Home > Czech Literature, EU Book Tour, Literary UFO, Non Fiction, Ouředník Patrik, TBR20 > Europeana: A Brief History of the Twentieth Century by Patrik Ouředník

Europeana: A Brief History of the Twentieth Century by Patrik Ouředník

Europeana. A Brief History of the Twentieth Century by Patrik Ouředník (2001) French title: Europeana. Une brève histoire du XXè siècle. Translated from the Czech by Marianne Canavaggio.

Patrik Ouředník is a Czech writer born in 1957. He emigrated to France in 1984. He translated Rabelais, Alfred Jarry, Raymond Queneau and Samuel Beckett into Czech. Despite his excellent French and his living in France, he still writes his books in Czech. I understand that it must be hard to write in another language but I wonder why his books are not self-translated into French.

I bought Europeana. A Brief History of the Twentieth Century after reading Ouředník’s literary UFO, Ad Acta. As its title says it, Europeana is a subjective/objective history of Europe in the 20th century. Why subjective/objective? Subjective, because Ouředník decides which facts he relates and in which order. Objective because all the facts are true, no fake news to make the buzz here.

To give you an idea of his style and his tone, here’s the first page of the book. (English translation by Gerald Turner)

The Americans who fell in Normandy in 1944 were tall men measuring 173 centimeters on average, and if they were laid head to foot they would measure 38 kilometers. The Germans were tall too, while the tallest of all were the Senegalese fusiliers in the First World War who measured 176 centimeters, and so they were sent into battle on the front lines in order to scare the Germans. It was said of the First World War that people in it fell like seeds and the Russian Communists later calculated how much fertilizer a square kilometer of corpses would yield and how much they would save on expensive foreign fertilizers if they used the corpses of traitors and criminals instead of manure. And the English invented the tank and the Germans invented gas, which was known as yperite because the Germans first used it near the town of Ypres, although apparently that was not true, and it was also called mustard because it stung the nose like Dijon mustard, and that was apparently true, and some soldiers who returned home after the war did not want to eat Dijon mustard again.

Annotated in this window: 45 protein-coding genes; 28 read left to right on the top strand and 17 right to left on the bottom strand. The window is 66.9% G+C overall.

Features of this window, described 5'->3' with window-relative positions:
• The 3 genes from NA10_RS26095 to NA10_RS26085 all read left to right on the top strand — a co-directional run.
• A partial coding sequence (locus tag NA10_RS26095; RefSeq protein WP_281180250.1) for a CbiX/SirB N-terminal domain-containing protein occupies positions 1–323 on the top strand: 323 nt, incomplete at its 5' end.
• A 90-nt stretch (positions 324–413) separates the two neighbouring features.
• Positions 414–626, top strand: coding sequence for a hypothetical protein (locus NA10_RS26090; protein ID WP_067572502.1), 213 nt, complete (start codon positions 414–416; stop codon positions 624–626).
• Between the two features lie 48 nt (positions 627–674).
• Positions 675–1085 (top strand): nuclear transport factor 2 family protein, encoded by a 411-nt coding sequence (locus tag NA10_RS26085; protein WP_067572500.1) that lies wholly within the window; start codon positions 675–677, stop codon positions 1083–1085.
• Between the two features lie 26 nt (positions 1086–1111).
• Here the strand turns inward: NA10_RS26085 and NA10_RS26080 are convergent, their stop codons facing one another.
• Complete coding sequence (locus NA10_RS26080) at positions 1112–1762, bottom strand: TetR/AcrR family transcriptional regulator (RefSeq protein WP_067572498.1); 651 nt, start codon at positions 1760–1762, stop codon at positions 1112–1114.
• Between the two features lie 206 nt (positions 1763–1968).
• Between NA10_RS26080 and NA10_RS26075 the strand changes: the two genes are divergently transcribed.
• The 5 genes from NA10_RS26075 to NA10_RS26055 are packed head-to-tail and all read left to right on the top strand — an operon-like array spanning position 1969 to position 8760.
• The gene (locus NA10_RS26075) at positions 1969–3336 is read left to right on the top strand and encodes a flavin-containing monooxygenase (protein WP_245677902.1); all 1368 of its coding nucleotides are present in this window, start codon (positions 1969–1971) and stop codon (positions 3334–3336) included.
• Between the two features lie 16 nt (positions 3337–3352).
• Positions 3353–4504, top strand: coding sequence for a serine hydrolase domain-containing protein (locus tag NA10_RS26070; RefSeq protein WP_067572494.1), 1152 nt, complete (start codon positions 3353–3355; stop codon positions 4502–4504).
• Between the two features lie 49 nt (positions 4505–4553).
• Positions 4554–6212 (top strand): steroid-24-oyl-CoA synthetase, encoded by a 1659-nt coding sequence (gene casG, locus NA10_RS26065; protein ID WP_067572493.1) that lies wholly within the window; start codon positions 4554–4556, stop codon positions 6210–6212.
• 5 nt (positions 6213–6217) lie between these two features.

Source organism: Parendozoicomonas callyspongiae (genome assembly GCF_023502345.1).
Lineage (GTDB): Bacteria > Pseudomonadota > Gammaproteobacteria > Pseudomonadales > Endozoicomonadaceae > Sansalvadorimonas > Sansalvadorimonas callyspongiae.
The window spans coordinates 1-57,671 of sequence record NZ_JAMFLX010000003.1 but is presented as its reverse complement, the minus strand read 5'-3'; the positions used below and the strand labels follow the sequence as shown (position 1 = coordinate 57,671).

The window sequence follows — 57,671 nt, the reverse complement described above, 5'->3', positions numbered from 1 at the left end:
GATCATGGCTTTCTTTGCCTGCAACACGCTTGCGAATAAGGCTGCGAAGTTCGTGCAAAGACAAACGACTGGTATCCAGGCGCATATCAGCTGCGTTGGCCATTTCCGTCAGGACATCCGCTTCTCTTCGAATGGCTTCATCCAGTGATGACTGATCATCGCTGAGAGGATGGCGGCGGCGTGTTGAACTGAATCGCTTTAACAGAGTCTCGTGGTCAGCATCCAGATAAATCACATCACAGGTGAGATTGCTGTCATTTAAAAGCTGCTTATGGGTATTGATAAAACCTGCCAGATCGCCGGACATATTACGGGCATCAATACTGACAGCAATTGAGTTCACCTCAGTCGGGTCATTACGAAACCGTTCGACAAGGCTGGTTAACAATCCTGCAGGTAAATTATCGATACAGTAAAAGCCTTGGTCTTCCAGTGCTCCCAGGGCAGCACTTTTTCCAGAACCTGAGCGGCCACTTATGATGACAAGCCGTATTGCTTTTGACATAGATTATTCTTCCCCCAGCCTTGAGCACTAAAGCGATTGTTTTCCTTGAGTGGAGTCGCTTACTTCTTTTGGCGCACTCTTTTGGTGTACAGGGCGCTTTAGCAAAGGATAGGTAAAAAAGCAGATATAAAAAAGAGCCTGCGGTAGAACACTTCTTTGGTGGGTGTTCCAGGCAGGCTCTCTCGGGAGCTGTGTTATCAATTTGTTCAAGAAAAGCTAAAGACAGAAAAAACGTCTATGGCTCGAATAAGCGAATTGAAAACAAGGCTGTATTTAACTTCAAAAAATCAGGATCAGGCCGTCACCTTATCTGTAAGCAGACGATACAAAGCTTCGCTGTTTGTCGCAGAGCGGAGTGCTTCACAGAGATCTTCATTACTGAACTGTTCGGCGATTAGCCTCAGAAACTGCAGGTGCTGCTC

The 150 pages of the book are made of the same cloth. Europeana is the accumulation of odd and random facts. They are told in this playful tone but some of them are dreadful. Ouředník covers the twentieth century in all aspects. He mixes singular information, excerpts from surveys and historical facts. It blends sociology and history. It puts the stress on all kinds of events that built the 20th century in an organized / disorganized kind of way. It questions the idea of history, how we tell it, how we highlight some facts and not others and how this choice affects the global picture that we have of an era. Ouředník does not concentrate only on politics and wars but also on the changes in mores, on progress in science. He reminds us that art and pop culture are part of our history.

His being from Eastern Europe brings another angle to Europe’s history. He doesn’t gloss over the brutal communist dictatorships in Eastern countries and that’s fortunate. Despite mentioning culture, science and mores, the 20th century remains a century of horrors. It’s full of mass killings and dictatorships. Italy, Spain and then the Nazi plague followed by the Communist cholera. Totalitarianism bloomed in this century, leaving millions of victims in its wake. This is not new. What’s new is how he assembles facts and how he lines them up like beads on a necklace. It’s almost absurd, ludicrous and it’s not a surprise coming from a man who translated Rabelais, Jarry and Beckett.